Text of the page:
Columbus Division of Power electric customers with solar or wind can sell power back – The Columbus Dispatch

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The Columbus Division of Power, the historic, city-owned electric utility that still serves about 17,000 mostly residential customers, will finally allow “net metering,” which allows homes with solar panels or small windmills to sell power back to the grid in order to reduce electric bills.

The program was approved Monday by Columbus City Council, a move which closes the only remaining gap in city residents’ ability to have net metering. American Electric Power and the city’s municipal aggregation program, supplied by AEP, both already allow for it.

“Net metering is a key critical component of being able to give access to residents in the city of Columbus rooftop solar,” Joe Flarida, executive director of Power a Clean Future Ohio, said during the meeting.

The city’s own municipal utility “is the only existing policy gap within the city of Columbus, for customers who are served by the Columbus Division of Power, as the American Electric Power territory does currently have a net metering policy,” Flarida told the council.

The city’s policy lagged AEP’s despite the fact that Columbus has a “Climate Action Plan” that sets a goal of being carbon neutral by 2050.

“One way to decrease greenhouse gas emissions is to allow electric power customers to generate their own clean energy from renewable sources such as solar photovoltaic panels,” according to a background paper attached to the ordinance. “Increasing both residential and commercial on-site solar energy generation are identified as critical actions in the Climate Action Plan to achieve carbon neutrality.”

The ordinance says customers using “advanced energy resources,” including not just wind and solar photovoltaic but fuel cells, waste-to energy generation, low-impact hydropower, biomass, landfill gas, and solar thermal, qualify for net metering. If a customer’s net energy is negative during a billing month, only the energy charge of the customer’s rate is offset. All other line charges and fees shall be applicable. Also, net negative usage is allowed to accumulate as a credit to offset energy charges for future billing months, the ordinance says.

“What you have before you is a best practice,” thoroughly researched across Ohio, Flarida said.

.”This is just the first step toward making the Columbus Division of Power a model for how to equitably reduce emissions while saving folks money,” said Nolan Rutschilling, the Ohio Environmental Council’s managing director of energy policy. It will show Columbus and the state that it “can and should serve people first, not profits.”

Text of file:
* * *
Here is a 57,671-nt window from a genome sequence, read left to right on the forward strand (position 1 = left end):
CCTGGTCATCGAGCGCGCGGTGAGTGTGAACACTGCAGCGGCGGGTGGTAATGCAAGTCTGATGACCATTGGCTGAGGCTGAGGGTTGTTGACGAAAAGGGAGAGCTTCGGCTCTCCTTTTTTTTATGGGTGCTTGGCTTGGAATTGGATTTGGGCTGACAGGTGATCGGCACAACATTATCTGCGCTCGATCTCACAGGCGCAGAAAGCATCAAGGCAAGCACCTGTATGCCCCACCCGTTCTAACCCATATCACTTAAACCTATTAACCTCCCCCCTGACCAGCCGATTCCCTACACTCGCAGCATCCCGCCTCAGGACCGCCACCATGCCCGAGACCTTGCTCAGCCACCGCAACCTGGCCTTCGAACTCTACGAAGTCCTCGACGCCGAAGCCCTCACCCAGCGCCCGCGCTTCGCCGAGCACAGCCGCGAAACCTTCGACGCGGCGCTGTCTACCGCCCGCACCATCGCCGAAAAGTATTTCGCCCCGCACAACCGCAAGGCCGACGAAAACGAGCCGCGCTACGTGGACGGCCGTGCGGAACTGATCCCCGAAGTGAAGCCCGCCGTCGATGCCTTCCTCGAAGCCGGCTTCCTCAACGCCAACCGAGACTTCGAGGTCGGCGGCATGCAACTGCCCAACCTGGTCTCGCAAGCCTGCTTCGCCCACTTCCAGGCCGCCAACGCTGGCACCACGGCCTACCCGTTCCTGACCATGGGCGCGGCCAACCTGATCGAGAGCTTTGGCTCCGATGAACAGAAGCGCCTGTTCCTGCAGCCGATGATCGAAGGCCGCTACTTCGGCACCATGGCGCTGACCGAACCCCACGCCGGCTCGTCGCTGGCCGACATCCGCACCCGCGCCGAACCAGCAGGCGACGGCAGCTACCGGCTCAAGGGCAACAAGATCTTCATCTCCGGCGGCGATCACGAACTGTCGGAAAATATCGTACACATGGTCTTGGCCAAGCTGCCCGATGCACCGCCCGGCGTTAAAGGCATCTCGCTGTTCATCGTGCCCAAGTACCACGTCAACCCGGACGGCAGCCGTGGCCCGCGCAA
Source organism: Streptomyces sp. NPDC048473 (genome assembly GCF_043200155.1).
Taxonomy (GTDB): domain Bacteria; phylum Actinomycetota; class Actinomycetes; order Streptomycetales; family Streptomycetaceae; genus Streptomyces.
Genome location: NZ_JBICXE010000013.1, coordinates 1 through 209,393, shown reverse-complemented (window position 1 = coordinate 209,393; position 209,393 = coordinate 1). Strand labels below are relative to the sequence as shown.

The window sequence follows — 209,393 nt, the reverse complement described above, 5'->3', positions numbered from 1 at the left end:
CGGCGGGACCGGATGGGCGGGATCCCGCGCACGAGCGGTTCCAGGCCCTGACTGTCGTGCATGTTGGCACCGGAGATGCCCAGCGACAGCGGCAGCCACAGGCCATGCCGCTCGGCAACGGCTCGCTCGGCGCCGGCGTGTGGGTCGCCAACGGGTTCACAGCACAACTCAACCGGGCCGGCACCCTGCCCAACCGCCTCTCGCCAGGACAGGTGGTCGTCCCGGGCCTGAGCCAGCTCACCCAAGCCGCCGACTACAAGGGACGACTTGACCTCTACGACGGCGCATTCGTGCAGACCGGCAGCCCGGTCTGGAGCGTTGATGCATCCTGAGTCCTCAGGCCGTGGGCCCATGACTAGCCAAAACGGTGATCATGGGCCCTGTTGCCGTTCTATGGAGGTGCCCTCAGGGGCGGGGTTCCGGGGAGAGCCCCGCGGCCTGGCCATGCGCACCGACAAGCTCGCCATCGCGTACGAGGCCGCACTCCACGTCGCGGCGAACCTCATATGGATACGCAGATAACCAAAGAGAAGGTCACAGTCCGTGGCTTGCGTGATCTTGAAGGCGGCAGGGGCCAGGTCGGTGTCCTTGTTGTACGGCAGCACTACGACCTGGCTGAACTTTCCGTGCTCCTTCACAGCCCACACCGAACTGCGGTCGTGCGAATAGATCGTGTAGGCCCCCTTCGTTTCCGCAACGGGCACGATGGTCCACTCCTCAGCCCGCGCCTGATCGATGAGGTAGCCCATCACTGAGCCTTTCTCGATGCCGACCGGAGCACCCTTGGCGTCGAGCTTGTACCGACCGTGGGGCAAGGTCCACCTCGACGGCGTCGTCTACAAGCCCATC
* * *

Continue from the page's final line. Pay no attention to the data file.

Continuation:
The move allows homeowners and businesses to be properly compensated for installing green generation, and allows them to access a variety of government programs that subsidize such installations, Rutschilling said.

Alana Shockey, assistant director of sustainability with the city Public Utilities Department, added that the ordinance passed Monday also allows the city to do “community solar,” which are shared renewable energy systems that people who don’t own their homes or don’t live in a building suitable for green development can own a percentage of, allowing them to also offset their bills through net metering.

“That will also be an open and transparent process as we move forward with program design and implementation,” Shockey said.

Rutschilling said the city’s action plan calls for community solar to be up and running by next year.

“We see this as the first step toward folks getting access to solar,” Rutschilling said. “The next step being community solar … We strongly encourage that to be an open, transparent process,” with churches, businesses and residents participating.

In January, the city Division of Power, under Mayor Andrew J. Ginther, announced that customers in the city’s green-energy municipal electric aggregation program will see rising bills as the city and AEP Energy renegotiate down how much green power is locally generated, and how much later it will come online.

AEP Energy, an affiliate of AEP, said the landscape for new solar projects had “shifted dramatically,” meaning projections that all the more than 180,000 customers could be served by green energy by last year had to be pushed back.

Although the promised $1 billion in new Ohio-based clean energy projects — such as massive new wind and solar farms — are now up to five years or more behind the originally projected schedule, and prices have doubled, the city was hoping to have them up and running “as soon as possible,” Shockey said in January.

In other action at Monday’s meeting, City Council approved the Department of Public Service entering into grant agreements with the Short North Alliance, Capital Crossroads Special Improvement District, and Columbus Fashion Alliance in the amount of $100,000 each for 2024 “open streets” events. The Short North Alliance has planned two gallery hops and the Holiday Hop. Capital Crossroads and the Fashion Alliance are also planning open street events for 614 Day.

Earlier Monday, the mayor’s office announced the allocation of $20.8 million in funding for youth programs this summer, including $8.6 million to 90 community organizations that submitted competitive funding requests. “Programs receiving financial support promote academic achievement, career readiness skills and non-violent conflict resolution, all of which empower youth to learn, grow and develop during the summer months and beyond.”

City Council still must approve the $8.6 to the community groups at its April 29 meeting.

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